When I read the agenda for today and saw the emphasis on corporate strategy, it reminded me of a quote by financier Victor Palmieri, who said:
"Strategies are okayed in boardrooms that even a child would say are bound to fail.
"The problem is, there is never a child in the boardroom."
Because many of you are students and most of you will achieve boardroom status, my message to you today is simple:
What's missing in most boardrooms is a communications strategy that builds trust between the organization and its publics.
That goes double, no-triple-if you're interested in biotechnology and becoming a CEO-which I hope you are.
Now, when I mention communications to most CEOs, they say, "PR?
"Yeah, I got one of those people down the hall.
"That PR person does a great job putting out press releases on our sales reports, our annual meeting and when I promote my employees.
"I like the pictures they take, too."
No, I say,
There's more to PR:
What's your strategy for building your business's or organization's reputation?
What will keep your most important audiences-those who will decide the fate of your business by their choices-trusting you?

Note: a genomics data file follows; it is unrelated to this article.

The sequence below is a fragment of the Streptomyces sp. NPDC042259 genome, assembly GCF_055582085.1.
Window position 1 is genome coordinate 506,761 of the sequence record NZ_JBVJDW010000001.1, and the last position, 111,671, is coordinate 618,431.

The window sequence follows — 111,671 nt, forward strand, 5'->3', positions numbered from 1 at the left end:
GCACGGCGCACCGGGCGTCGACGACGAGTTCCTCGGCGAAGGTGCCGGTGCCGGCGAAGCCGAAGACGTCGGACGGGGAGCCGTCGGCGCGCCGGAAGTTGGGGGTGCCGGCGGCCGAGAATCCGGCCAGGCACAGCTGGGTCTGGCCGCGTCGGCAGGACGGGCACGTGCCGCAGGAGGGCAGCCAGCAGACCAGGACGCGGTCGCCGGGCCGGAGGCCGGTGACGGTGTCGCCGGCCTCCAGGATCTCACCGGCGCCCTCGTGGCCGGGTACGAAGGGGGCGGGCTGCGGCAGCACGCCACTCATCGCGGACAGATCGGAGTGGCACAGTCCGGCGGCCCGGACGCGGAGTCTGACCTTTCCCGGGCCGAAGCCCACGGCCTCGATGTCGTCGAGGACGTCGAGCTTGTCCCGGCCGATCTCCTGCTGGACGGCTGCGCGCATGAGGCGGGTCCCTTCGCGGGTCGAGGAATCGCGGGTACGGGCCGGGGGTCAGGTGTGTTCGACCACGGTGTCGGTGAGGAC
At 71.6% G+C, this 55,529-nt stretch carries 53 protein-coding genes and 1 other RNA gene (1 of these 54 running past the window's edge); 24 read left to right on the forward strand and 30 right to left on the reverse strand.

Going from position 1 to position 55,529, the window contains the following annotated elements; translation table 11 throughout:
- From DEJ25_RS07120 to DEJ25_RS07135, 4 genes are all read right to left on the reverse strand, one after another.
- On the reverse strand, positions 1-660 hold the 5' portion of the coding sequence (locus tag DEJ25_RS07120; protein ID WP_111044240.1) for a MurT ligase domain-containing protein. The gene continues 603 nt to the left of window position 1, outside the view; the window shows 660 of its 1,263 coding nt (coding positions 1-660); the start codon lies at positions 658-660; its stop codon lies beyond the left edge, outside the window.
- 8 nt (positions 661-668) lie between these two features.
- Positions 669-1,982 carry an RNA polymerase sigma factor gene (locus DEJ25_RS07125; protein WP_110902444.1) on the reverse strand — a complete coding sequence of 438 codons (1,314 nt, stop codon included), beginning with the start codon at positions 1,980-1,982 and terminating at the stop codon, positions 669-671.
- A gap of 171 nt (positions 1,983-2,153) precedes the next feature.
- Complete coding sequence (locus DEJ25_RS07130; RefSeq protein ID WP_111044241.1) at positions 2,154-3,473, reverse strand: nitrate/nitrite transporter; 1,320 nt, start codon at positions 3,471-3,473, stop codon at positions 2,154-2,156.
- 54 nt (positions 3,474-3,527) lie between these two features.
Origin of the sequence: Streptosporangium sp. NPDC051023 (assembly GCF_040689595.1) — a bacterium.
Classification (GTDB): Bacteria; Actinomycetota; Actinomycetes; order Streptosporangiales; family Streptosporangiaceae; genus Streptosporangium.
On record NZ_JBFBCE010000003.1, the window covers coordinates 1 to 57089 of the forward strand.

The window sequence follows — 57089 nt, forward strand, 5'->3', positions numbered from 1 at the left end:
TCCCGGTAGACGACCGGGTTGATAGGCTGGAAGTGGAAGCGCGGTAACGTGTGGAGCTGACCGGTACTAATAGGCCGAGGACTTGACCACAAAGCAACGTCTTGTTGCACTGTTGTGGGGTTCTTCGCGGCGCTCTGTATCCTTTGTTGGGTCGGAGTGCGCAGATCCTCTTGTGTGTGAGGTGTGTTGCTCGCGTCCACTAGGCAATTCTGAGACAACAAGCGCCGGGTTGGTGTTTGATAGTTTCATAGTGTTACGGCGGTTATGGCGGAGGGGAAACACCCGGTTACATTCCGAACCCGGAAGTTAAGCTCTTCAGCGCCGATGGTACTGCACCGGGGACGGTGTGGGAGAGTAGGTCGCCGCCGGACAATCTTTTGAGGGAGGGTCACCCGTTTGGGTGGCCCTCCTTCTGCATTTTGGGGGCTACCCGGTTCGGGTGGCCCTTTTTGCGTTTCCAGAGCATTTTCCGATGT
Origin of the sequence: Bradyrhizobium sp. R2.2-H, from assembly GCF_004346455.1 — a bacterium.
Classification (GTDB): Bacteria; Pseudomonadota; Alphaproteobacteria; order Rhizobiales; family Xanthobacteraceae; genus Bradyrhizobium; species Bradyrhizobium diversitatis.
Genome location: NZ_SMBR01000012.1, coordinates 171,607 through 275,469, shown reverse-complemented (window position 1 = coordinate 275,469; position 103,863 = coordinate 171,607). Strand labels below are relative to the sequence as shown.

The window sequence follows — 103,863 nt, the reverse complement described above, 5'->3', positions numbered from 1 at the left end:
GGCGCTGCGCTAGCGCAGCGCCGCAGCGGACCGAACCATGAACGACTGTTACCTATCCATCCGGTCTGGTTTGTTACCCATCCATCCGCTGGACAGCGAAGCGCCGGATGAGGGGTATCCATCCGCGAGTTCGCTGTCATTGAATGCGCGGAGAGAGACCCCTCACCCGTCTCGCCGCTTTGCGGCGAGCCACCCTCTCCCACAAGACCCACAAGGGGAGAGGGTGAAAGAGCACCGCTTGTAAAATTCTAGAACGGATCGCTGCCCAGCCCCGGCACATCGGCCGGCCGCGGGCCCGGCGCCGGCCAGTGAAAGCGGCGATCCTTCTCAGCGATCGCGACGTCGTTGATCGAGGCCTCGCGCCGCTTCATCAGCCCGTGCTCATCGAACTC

You see, most businesses look at their communications efforts just like a fire extinguisher.
It sits on the wall until there is a fire-then you use it, and that's almost always too late.
But you cannot promote trust by issuing hundreds of press releases.
You do not build credibility by holding press conferences.
Trust isn't generated by road shows or media tours.
A sense of integrity or trust is an elusive quality that's as much a consequence of how you do things as what you do.
Now, if you have little patience with such squishy issues as trust or credibility,…
….call to mind all the recent headlines about the Wall Street analysts and CEOs who are facing federal prosecutors.
On December 31, The Chicago Tribune ran a story entitled, "Corporate America's Tarnished Image." "From Martha Stewart to Arthur Anderson, probes, charges, arrests and convictions blemish the nation's companies."
I am sure those analysts and CEOs wish they had paid more attention to the squishy stuff.
So I challenge you, as future CEOs, to understand that you will also be the CEOs of your organization's reputation.
I looked through your fine curriculum, almost 140 courses on business strategy, financial analysis, banking, macroeconomic asset pricing, developing new products and pricing strategies.
But I saw only one or two courses that dealt with public policy.
And only one course that was about "consumer behavior."
But what about consumers' beliefs? People's feelings? …What or whom do people trust?…
Now, maybe you are wondering why am I talking about this sissy stuff in the same speech with biotechnology.
Most of it sounds like the fluff you find in corporate mission statements.
No, you say, this is not for pragmatic, hard-headed entrepreneurs of the future.